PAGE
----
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Elisha the Prophet

Dennis Bratcher

Elisha, whose name means "El [God] is salvation"), was a prophet of the Northern Kingdom of Israel. He who was active for a period of some fifty years (c. 850-800 BC) during the reigns of Joram, Jehu, Jehoahaz, and Jehoash (Joash). Elisha was the successor and disciple of Elijah. He is remembered in the biblical stories as a man of wisdom and a worker of miracles both on behalf of his nation in times of crisis and in the lives of individuals in time of need.

Elisha was a farmer who lived with his parents at Abel-meholah (location uncertain; 1 K 19:16-21). Since he was plowing with twelve pairs of oxen when Elijah met him, scholars have suggested that his father was a wealthy landowner. Elisha was bald (2 K 2:23) and carried a staff, which was common to rural residents and aided travel in the rugged hills of Palestine (2 K 4:29). However, unlike Elijah who lived in caves in the desert, Elisha stayed in the cities (2 K6:13, 19, 32). A wealthy woman of Shunem provided him with comfortable quest quarters (2 K 4:8-10). He also apparently maintained his own house in Samaria (2 K 6:32; cf. 2:25, 5:3). He often appears in the company of groups of prophets ("the sons of the prophets," 2 K 2:3-15, 4:1, 5:22, 9:1), and he frequented religious centers such as Bethel (2 K 2:23), Gilgal (2:1, 4, 38), and Mount Carmel (2:25, 4:25). His actions, notably using his staff as an instrument of activity (2 K 4:29; cf. Exod. 4:2-5) and using music to induce a prophetic trance or state (2 K 3:15; cf. 1 Sam 10:5-7), recall an older era of prophets represented by Moses and Samuel.

Since Elisha left no written works of his own, the Elisha narratives in 2 Kings 2-9 and 13:14-21 reflect oral traditions about the prophet that first circulated independently among the people. They were later reduced to written records that were incorporated into the larger work known as the Deuteronomic History (Joshua, Judges, Samuel, and Kings). Because of their roots in oral tradition, these narratives (and those of Elijah) are not so much concerned with a static presentation of historical facts as with a retelling of the significance of events that swirled around this prophetic figure in relation to the faith of Israel. In their present form, the narratives consist of loosely connected anecdotes about the prophet interwoven with historical sketches of the period. These in turn are placed within a larger theological framework (the Deuteronomic History) that uses the narratives to present the faith confessions of Israel.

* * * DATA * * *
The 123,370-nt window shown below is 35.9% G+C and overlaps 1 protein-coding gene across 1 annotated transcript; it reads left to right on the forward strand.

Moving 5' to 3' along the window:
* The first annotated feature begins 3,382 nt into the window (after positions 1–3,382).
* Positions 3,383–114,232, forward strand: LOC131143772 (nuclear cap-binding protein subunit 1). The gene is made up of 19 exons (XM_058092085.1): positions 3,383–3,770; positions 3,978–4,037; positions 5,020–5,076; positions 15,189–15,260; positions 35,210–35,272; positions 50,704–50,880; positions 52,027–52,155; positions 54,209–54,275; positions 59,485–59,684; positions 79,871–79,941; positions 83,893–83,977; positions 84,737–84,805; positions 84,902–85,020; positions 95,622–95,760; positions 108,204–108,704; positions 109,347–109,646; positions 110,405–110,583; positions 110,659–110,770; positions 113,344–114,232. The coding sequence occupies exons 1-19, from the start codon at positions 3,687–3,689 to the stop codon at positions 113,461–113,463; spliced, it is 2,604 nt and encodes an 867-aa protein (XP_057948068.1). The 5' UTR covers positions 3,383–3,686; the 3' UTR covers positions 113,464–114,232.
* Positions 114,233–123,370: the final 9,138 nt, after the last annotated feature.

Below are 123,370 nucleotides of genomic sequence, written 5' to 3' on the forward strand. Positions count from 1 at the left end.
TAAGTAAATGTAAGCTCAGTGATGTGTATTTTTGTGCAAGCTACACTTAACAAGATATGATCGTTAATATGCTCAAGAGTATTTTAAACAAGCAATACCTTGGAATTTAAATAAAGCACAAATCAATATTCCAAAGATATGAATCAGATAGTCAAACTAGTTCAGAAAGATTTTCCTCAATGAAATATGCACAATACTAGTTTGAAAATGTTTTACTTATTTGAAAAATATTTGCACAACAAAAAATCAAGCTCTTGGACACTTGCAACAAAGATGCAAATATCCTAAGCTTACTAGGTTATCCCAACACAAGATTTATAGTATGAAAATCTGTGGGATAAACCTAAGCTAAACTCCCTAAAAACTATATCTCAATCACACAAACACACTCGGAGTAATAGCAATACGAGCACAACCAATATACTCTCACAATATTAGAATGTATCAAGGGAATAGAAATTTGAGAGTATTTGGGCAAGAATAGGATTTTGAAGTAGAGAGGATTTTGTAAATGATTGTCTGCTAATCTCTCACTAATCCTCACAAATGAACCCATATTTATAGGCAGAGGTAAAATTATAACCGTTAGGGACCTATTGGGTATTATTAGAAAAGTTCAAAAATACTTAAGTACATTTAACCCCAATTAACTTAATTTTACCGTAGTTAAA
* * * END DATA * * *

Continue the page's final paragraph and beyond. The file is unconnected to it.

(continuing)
Taken together these anecdotes and historical sketches on one level portray a figure who, through the telling and retelling of his story among the people, has been cast in near legendary terms. On another level, they demonstrate the sovereignty and power of God at work in spite of the political scheming and the personal crises of a nation, and in spite of the adulteration of commitment to God by the influence of Canaanite Baal worship.

Personal and Political Dimensions

Elisha's work within Israel involved two areas: personal and political. As a man easily accessible to the people, he frequently interceded in the ordinary events of life that bring anguish and crisis. The purification of a vital spring (2 K 2:19-22),the raising of the Shunammite's only son (4:18-37), the provision of an antidote for the poisonous stew (4:38-41), the healing of Namaan's leprosy (5:1-19; cf. Luke 4:27), and the recovery of a borrowed axe head (6:1-7) demonstrate Elisha's ministry on a personal level. But these stories within the larger context also show the power of God over all aspects of nature, an indirect challenge to the worship of Baal (see Baal Worship in the Old Testament). Similarly, the increase of the widow's oil (2 K 4:1-7), the multiplication of grain (4:42-44), and the restoration of the Shunammite's land (8:1-6) demonstrate God's power in the economic and social spheres.

But Elisha's greatest work was on what we would call a political level (although from a biblical perspective, political and religious were not different categories). In accepting the hairy mantle of Elijah, Elisha also accepted the commission of Elijah. As his master had been deeply involved in the politics of his day so Elisha went on to complete the tasks assigned to Elijah (1 K 19:15-16, 2K 8:7-15, 9:1-10). He became constantly involved in the affairs of the nation. He provided water to a thirsty army (2 K 3:4-20), was instrumental in routing the Moabites (3:21-27), warned the kings of enemy plans more than once (6:8-12), helped avert disaster at the hands of the Syrians (6:13-7:23), was involved in the overthrow of Ben-Hadad of Damascus (8:7-15) and Jehu of Israel (9:1-36), and from his deathbed prophesied Joash's defeat of the Syrians (13:14-19).

While Elisha was often termed a patriot, like Elijah, much of his political involvement was directed at bringing the apostate monarchy and nation back to a recognition of God's sovereignty in the world. Some of the Elisha narratives are often challenged from a modern ethical and theological perspective as not in harmony with true Israelite belief (for example, 2 Kings 2:23-35; see also Naaman, Dirt, and Territorial Gods). Yet together they fill an important theological role within the framework of the book of Kings in demonstrating that every facet of life is subject to God's control.

-Dennis Bratcher, Copyright © 2013, Dennis Bratcher, All Rights Reserved
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